I hate the phrase “mid-life crisis.” Worse yet is “quarter-life crisis.” These reactionary wordings transform a perfectly normal transition period into a cautionary tale.
Allow me to explain what these “crises” really are; they’re growing pains. They’re as normal as menses or menopause. (I have no idea what the equivalent for men would be, but you’ll have to follow me here)
What happens is that, over time, you become aware that your internal sense of who you are doesn’t match your actual life. It’s like wearing clothes that don’t fit right; they bind in strange ways, they ride up and they make even perfectly ordinary activities feel awkward. Sometimes, this is accompanied by a realization of your own mortality; often that’s the catalyst, the impetus that forces you to make changes. Your insides and your outsides don’t match and it’s not okay with you anymore.
And Then There Are The Complications
As often as not, this realization comes at a point where there’s nothing overtly wrong with your life. It’s not unusual for it to happen at a particularly high point in your life – a point where your dreams are practically in your grasp.
And so, because of this, you don’t get a lot of sympathy for your awkward stage. If you’re upset, people remind you to be grateful, and if you’re invigorated people are resentful. You have all this and it’s not enough for you? What a little princess!
That’s harsh. And more than harsh, that is a hugely unfair reaction. It might help you to realize that most people are deeply threatened by your change, as it represents the loss of something very important to them (you.) It might help them to realize that this isn’t something you can help. No one gets too my choice in the time and place of their growth. Oh, sure, you might be able to postpone it for a bit, or even reject it, but dharma’s a bitch, and she’ll make you regret it. Refusing to grow is the emotional and physical equivalent of foot-binding – and about as crippling.
How to Cope Gracefully
Part of the reason these transitions are called crises is because you don’t know what the outcome will be. That’s why it’s so panic-inducing, right?
You knew who you were. And probably a lot of your identity was also tied up in your job, relationships, education, achievements, and potential. The foundation-shaking aspect of this transition is that you first realize that these markers are not your actual identity. Sometimes they are accurate reflections of you, and sometimes they are not. A LOT of the transition stage is spent teasing out which are which. Did you become a financial planner because you love helping people secure their future or because you were pretty good at math and your parents pointed out that it was a lucrative career?
If it isn’t already clear, the visible trappings of your life are not who you are. They’re a reasonable short-hand, but they’re only one set of many possible ways to express your identity.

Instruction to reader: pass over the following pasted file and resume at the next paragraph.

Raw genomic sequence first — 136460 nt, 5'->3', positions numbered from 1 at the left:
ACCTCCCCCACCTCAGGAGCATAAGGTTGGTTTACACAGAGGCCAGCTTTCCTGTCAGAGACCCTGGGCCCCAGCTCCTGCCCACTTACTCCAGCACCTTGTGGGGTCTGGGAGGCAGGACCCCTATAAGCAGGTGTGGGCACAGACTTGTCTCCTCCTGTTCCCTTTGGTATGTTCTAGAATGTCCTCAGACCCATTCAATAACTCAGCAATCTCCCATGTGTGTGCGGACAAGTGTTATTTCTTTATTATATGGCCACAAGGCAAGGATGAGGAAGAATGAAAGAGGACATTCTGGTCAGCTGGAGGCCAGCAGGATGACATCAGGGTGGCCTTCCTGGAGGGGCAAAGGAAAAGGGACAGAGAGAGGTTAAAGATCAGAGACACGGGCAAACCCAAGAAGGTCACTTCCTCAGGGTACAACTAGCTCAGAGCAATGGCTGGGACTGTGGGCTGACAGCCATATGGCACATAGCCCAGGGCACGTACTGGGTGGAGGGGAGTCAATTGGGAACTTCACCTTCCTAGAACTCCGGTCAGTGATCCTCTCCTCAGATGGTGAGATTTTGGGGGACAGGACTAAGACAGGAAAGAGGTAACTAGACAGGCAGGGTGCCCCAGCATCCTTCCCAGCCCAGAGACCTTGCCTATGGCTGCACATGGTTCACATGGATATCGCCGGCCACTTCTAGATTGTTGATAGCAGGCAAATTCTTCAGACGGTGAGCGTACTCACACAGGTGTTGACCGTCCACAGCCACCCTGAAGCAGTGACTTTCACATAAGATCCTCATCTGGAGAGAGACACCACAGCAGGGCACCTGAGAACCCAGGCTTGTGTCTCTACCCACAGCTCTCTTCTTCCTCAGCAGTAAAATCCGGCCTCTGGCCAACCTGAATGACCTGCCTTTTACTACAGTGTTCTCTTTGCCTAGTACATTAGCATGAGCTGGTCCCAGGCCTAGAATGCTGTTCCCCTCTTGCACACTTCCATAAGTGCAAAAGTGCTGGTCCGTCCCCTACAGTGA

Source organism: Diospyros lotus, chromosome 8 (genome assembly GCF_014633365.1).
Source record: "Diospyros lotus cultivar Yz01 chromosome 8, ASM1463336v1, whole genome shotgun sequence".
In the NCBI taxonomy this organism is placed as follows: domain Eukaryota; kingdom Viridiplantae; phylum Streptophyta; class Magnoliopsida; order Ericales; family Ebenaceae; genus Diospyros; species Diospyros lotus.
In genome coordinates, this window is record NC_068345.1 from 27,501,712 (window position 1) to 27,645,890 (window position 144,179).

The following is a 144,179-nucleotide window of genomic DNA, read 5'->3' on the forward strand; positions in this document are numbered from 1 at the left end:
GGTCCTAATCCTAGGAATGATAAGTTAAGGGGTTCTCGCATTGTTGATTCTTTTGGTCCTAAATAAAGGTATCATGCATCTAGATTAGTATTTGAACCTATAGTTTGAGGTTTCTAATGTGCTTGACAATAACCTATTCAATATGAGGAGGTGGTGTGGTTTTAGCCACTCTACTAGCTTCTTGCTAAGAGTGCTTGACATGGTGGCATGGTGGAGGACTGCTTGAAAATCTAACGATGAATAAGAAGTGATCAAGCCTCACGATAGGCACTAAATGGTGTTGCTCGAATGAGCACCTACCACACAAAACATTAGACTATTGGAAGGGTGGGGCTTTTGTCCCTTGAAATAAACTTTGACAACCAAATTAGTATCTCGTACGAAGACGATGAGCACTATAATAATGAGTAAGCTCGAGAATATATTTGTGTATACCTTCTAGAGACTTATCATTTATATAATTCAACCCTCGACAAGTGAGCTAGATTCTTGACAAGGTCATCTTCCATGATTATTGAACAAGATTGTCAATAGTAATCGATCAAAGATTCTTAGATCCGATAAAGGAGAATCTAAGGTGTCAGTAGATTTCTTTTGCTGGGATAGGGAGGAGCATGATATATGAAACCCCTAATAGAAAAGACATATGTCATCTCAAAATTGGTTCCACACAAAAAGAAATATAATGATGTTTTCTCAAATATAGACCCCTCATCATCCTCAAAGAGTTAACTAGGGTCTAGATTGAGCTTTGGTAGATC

That’s why, as you’re going through your transition, you’ll need to spend a lot of time in what I call the “space of potential.” This is where you “try on” the trappings that might possibly be an accurate expression of you.
This might include trying different lifestyles, moonlighting or training for a different job, taking classes or trying new hobbies, or hanging out with and learning from different people.
Repeat After Me: “This is Not a Rejection of You”
It’s that last that is likely to cause the most friction for you. It’s very likely that your friends and loved ones will feel snubbed – especially if you weren’t exactly the outgoing type before. And honestly, there’s nothing you can do about that. It’s their stuff. All you can do is repeat, over and over, that this is not personal. You can’t help changing, and you’re as uncertain about things as they are.
To help you let their stuff be their stuff, find someone to talk to who’s not invested in the status quo.
The important thing to remember is that this is an awesome process. Spending time in the “space of potential” is so much fun, because it’s like trying on costumes and imagining your life with [that thing] in it. You learn so much. I’ve driven truck, I’ve worked on the rigs, I’ve been in academia, I’ve worked in sale, I’ve worked in project management. I’ve done drywalling, I’ve done roofing, I’ve done phone surveys, I’ve been a prep-cook. I have insight into a dozen industries, and I’ve been able to prove, categorically, that they’re not for me.
That’s powerful knowledge.
There’s also stuff I enjoyed. I like running businesses. I like writing (but I already know I don’t want to do it for a living). I love coaching, but I’m not such a fan of having to keep appointments. Maybe I should try workshops instead?
I’ve tried different living arrangements, different relationship arrangement, different aspects of my sexuality. I’ve tried dozens of different experiences, and I’ve read about twenty times more.
Even though who I am might be a little out of focus, depending on the day, I have a ton of data on who I’m not, or at least, who I’m not anymore.
If you’re struggling with defining who you are, maybe you should think about what you categorically know you’re not, and seek to make that category as large as possible.
At the other end of this journey, you are going to love your life. Your job, relationships, lifestyle, hobbies and achievements will once again be an accurate expression of who you are. You’ll be excited, inspired, empowered. That’s worth some awkwardness, right?
If you’d like to share a little bit about who you aren’t in the comments, I would love to hear it!